Ping of death
This type of attack pings a target system with IP packets larger than the maximum of 65,535 bytes. IP packets of this size are not allowed, so the hacker fragments them. When the target system reassembles packets, it may experience buffer overflows and other crashes.
Ping of death attacks can be blocked using a firewall that checks the maximum size of fragmented IP packets.
Botnets are networks of millions of systems that are infected with malicious software and controlled by hackers to perform DDoS attacks. These botnets or botnets are used to attack target systems, often overwhelming their bandwidth and processing capabilities. These DDoS attacks are hard to trace because botnets are scattered in different geographical locations.
Botnets can be mitigated by:
- RFC3704 filtering, which blocks traffic from spoofed addresses and helps ensure traceability of traffic to its real source network. For example, RFC3704 filtering removes packets from addresses in the Bogon list.
- Black hole filtering, which eliminates unwanted traffic before it enters a protected network. When a DDoS attack is detected, the Border Gateway Protocol (BGP) host must send routing updates to the ISP routers so that they route all traffic to the victim servers to a null0 interface during the jump. next.
2. Attack of the man in the middle (MitM)
A man-in-the-middle attack is a hacker that fits into the communications between a client and a server. Here are some common types of man-in-the-middle attacks:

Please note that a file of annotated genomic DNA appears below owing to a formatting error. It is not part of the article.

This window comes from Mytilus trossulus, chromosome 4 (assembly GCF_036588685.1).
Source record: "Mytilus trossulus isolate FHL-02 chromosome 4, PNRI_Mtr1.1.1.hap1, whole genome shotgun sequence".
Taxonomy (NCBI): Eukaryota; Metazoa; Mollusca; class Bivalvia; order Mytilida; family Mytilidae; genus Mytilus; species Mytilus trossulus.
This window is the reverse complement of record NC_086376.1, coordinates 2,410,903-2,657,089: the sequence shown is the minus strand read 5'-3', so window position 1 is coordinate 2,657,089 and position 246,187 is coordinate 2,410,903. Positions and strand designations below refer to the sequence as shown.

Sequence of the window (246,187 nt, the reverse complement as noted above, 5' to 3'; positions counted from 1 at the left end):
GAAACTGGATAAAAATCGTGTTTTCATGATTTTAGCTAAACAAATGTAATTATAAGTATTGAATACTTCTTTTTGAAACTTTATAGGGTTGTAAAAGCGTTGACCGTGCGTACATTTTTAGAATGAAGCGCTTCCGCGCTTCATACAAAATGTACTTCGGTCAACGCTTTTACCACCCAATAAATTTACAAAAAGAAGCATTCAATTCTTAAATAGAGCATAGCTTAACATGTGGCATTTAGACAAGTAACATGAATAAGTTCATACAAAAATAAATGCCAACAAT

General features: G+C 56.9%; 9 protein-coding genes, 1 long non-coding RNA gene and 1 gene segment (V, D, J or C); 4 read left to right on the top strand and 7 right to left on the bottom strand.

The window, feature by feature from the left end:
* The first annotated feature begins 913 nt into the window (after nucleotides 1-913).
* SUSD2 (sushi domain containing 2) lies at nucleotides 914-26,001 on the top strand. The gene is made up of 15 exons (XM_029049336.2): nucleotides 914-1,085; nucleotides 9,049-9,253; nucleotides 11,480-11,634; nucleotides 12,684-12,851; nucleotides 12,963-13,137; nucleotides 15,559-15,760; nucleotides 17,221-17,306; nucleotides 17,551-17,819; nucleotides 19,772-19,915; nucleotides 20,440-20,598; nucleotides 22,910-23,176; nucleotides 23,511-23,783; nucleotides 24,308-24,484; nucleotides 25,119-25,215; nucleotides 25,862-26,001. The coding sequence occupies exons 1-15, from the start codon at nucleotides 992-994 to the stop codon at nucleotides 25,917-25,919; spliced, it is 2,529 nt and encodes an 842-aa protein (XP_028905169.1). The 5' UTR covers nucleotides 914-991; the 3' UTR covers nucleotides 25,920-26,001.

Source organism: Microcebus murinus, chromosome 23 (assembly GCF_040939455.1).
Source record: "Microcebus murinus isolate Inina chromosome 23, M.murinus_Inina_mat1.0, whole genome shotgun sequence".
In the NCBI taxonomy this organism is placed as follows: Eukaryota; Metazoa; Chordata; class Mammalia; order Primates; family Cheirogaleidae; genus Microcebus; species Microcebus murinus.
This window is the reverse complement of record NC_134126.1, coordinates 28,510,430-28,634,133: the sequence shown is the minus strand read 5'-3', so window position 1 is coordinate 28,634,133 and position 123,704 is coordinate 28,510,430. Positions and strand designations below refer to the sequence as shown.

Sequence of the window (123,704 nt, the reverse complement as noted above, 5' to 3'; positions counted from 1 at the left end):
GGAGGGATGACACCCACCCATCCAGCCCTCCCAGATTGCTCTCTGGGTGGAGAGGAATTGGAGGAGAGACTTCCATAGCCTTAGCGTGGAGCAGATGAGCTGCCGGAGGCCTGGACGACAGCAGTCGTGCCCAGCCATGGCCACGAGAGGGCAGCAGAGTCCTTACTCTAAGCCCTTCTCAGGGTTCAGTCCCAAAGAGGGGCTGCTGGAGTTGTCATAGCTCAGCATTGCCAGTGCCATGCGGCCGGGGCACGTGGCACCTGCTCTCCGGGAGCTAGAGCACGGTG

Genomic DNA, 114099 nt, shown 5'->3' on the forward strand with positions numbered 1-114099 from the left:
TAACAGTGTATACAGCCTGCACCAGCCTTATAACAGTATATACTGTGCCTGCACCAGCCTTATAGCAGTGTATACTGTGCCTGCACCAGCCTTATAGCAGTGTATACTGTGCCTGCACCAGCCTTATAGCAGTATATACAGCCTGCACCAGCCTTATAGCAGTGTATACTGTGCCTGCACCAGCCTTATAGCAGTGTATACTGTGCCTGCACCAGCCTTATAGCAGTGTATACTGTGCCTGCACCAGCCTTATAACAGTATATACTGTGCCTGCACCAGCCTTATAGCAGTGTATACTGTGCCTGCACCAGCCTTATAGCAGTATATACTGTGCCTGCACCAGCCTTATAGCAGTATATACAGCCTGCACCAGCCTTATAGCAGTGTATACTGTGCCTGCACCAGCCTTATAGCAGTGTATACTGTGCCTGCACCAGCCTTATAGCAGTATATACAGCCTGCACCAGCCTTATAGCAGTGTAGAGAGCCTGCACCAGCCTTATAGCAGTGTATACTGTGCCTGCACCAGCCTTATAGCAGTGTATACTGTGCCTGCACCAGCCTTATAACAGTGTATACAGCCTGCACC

In this type of MitM attack, an attacker diverts a session between a trusted client and a network server. The attacking computer substitutes its IP address for the trusted client while the server continues the session, believing that it is communicating with the client. For example, the attack could proceed as follows:
- A client connects to a server.
- The attacker’s computer takes control of the client.
- The attacker’s computer disconnects the client from the server.
- The attacker’s computer replaces the client’s IP address with its own IP address and domain name and impersonates the client’s sequence numbers.
- The attacker’s computer continues the dialogue with the server, the server believes that it always communicates with the client.
An attacker can use IP address spoofing to convince a system to communicate with a known and trusted entity to give it access to the system. The attacker sends a target host a packet containing the source IP address of a known and reliable host instead of its own source IP address. It is possible for the target host to accept the packet and act accordingly.
A replay attack occurs when an attacker intercepts and records old messages, and then tries to send them, posing as one of the participants. This type of attack can easily be countered with a session timestamp or a nonce (random number or string varying with time).